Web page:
The Maestro-level letter, a brief burst of wisdom, is sent each Sunday morning to all Maestro-level leader cohort participants. Every now and then one of those letters seems to seek a larger audience and so we we are publishing it here as this week's blog post.
Each week the letter is sent at 6:06 a.m. in honor of Lorie Vincent. The number marked her favorite hymn in an old hymnal she sang from for many years. Whenever a clock read 6:06, she would belt it out. This essay is about her.
"I grew accustomed to her face."
- Prof. Henry Higgins
I don't think people are sentimental about the same things or in the same way. More likely, we are as individually wired for the expression of grief as we are in so many other ways.
How else do I explain the irrepressible desire I had to take my wife's battered suitcase on my first trip following her death? Why else would I have carried her even more tattered address book in my backpack for the next couple of years? And why else would I have started to notice lines on people's faces? I've not yet found another who grieved in precisely the same way.
We get creases in our skin over time. Lifestyle, environment, and genetics combine efforts in their sculpting our visage. Grief made me far more aware of this sculpting. The etchings of a face became the first feature of a person I tend to notice.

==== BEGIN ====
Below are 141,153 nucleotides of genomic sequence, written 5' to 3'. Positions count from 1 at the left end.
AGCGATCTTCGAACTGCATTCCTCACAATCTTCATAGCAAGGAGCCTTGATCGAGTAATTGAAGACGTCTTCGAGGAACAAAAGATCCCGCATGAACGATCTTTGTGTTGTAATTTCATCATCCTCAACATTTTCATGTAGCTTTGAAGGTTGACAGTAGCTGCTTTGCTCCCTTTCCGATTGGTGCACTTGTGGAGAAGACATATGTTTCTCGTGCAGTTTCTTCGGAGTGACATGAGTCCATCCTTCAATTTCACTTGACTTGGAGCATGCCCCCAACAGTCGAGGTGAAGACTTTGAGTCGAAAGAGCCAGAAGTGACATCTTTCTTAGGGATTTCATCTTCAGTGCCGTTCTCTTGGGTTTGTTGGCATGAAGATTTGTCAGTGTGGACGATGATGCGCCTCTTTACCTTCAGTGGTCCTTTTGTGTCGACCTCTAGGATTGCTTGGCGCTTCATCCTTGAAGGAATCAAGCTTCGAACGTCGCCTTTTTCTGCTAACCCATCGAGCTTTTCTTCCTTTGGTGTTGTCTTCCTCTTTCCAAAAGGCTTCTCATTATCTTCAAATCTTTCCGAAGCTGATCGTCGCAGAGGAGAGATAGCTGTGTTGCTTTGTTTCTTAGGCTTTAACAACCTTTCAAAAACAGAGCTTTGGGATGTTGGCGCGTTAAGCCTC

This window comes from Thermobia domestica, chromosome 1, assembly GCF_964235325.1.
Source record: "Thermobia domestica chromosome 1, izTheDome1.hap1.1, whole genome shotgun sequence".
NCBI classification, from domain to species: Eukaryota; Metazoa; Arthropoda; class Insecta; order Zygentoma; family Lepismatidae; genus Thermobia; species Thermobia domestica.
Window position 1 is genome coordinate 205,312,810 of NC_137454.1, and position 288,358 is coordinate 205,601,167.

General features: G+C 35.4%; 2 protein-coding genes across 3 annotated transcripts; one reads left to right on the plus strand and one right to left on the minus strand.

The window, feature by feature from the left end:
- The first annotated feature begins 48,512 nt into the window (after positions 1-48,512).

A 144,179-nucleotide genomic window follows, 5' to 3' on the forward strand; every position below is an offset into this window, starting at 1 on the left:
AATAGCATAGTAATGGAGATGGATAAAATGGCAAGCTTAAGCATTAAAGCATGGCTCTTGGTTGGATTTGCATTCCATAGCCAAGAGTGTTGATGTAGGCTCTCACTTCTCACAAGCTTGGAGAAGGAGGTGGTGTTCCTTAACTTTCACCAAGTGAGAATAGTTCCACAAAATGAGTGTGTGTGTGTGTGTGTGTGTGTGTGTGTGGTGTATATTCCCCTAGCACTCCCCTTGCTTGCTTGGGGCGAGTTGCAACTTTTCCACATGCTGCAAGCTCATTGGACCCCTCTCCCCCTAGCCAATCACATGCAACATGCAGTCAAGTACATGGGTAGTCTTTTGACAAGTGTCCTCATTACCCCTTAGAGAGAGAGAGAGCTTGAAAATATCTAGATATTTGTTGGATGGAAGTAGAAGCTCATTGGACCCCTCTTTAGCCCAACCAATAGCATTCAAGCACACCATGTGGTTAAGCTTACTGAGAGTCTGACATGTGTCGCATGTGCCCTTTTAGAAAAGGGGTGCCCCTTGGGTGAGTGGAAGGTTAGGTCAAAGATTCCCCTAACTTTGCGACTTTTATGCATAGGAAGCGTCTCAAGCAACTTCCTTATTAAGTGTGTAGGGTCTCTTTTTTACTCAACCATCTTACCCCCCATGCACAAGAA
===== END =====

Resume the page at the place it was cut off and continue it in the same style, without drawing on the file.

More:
I had been profoundly aware of the wear on Lorie's beautiful face because I'd observed it close up for thirty-three years. Hers was marked by deepening laugh lines and crinkles around the eyes that I often kissed. I no longer had her face to look at as each day ended and to see her joy, love, and calm reflected in those lines. There was nothing to look at, no beloved creases to kiss, and so I began seeking my beloved in other faces. But there were so many worry lines, so much angry pursing of lips, so many concern creases just above the nose or between the eyebrows, and so many cheeks distorted from so much grimacing. I couldn't find echoes of her.
I want to think I was a reason for Lorie's joy. I want to believe my cherishing of her was a source of her abundant laughter and the unending light in her eyes. But all that preceded her knowing me. My contribution to her face was that I supported her and did not reduce the fruit of her abundant spirit.
I am confident that our bodies, our faces, and our eyes become a display of our life stories. And, as leaders, we shape face-etching work environments that are part of the life stories of colleagues and customers - those now and those to come.
"Love wisdom like a sister; make insight a beloved member of your family." - Proverbs 7:4
This brief note comes each Sunday morning to: (1) Maestro-level leader cohort participants, (2) Executive Advising clients, (3) and colleagues. You can opt out at any time. You are welcome to share with others. Your brief, thoughtful contributions are welcome. © Design Group International. All rights reserved.
Tags:executive coaching, Lorie L. Vincent, Mark L. Vincent, Design Group International, leiomyosarcoma, executive leadership training, executive communication, Maestro-level Leaders, The Third Turn Podcast, Kristin Evenson, Executive Thinking, executive advising, Third Turn Blog
May 19, 2022